The Linux Foundation scored a landslide victory in a recent Telco Transformation poll that asked which standard bodies or open source organizations should take the reins on the industry's virtualization efforts.
The Linux Foundation is the umbrella organization over various industry-related efforts, such as Open Daylight, OPEN-O, OPNFV and ECOMP, which no doubt helped its cause in landing 172 votes (86%) out of the 199 that were cast in the poll.
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ETSI, which published the first NFV specification in late 2013, was a distant second place with 5% of the votes while the TM Forum and IEEE each garnered 3%. "A combination of the above" also received 3% of the overall votes.
Open Source: One Ring to Rule Them?
There are various open source communities and standards bodies that are attempting to define how SDN, NFV, virtualization, and containers will evolve going forward. Which body should take the reins?
The poll didn't factor in other industry-wide efforts, such as the New IP Agency's work on interoperability testing or the Broadband Forum's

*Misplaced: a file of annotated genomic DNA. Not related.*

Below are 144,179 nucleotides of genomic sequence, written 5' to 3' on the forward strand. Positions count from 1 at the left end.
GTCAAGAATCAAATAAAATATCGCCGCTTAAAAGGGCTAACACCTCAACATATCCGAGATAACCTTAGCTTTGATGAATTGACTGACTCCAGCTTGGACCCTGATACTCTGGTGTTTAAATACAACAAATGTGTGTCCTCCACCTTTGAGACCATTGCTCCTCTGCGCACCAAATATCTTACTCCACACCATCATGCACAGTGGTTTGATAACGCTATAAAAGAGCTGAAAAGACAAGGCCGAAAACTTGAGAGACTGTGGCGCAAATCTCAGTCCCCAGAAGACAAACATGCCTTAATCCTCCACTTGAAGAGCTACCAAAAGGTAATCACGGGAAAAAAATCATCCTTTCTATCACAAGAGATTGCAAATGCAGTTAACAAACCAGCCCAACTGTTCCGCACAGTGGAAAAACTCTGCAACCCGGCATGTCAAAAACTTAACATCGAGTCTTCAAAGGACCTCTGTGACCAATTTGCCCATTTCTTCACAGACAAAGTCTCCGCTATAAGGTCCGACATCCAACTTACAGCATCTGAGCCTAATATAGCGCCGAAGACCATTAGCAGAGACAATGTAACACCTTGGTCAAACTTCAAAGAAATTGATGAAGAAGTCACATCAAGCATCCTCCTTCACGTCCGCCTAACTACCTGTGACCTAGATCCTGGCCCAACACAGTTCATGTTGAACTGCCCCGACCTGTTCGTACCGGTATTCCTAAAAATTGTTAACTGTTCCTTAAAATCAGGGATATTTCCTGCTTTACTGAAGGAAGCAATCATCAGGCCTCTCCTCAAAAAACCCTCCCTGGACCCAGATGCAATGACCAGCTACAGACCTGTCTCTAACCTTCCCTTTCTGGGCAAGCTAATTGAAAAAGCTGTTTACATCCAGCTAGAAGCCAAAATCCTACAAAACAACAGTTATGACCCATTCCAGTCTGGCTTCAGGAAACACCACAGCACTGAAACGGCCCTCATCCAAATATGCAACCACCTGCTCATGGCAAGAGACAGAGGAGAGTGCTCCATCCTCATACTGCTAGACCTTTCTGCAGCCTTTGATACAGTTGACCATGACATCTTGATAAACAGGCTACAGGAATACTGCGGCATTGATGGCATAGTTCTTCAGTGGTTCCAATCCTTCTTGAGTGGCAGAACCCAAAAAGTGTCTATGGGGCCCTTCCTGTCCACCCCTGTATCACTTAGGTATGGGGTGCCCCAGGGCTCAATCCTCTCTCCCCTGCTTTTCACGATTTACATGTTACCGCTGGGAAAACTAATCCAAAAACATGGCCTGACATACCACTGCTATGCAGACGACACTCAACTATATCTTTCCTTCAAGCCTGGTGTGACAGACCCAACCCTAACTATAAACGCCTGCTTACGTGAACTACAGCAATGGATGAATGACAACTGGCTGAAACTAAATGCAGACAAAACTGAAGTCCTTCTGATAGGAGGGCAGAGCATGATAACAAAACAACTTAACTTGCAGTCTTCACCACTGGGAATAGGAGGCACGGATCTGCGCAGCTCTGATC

efforts around creating business frameworks for SDN and NFV.
While the Linux Foundation was the clear winner in the poll, that doesn't discount the work that the other organizations are doing, such as the TM Forum with open APIs. But there does need to be an overall consensus by vendors, open source communities, standards bodies and service providers on how the industry will collectively evolve going forward.
In this Telco Transformation Radio show, Rob Koenen, President of the VRIF, joins us to discuss key developments, remaining challenges in VR, and the role of the VRIF in helping the development of an incredibly exciting technology.
The promise of 5G connectivity is a truly Networked Society. 5G is not just about making the throughput larger, it is also about offering use case optimized user experiences and inclusion of new vertical sectors. Use cases predicted for 2020 will need new types of connectivity services that are highly scalable and programmable in terms of speed, capacity, security, reliability, availability, latency and impact on battery type. 5G will need to be an agile, dynamically programmable network that can meet diverse needs with new, as-a-service models on a single infrastructure. In this Webinar, you will learn how the Open Networking Foundation is combining open source and software defined standards through its Open innovation Pipeline to advance innovative architectures such as mobile CORD (M-CORD). M-CORD is being developed by the CORD Project community under ONF's leadership and hosted by The Linux Foundation. Built on the pillars of SDN, NFV and cloud technologies, the end-to-end M-CORD open reference solution is arming operators with the capabilities needed to start planning for the upcoming 5G transition.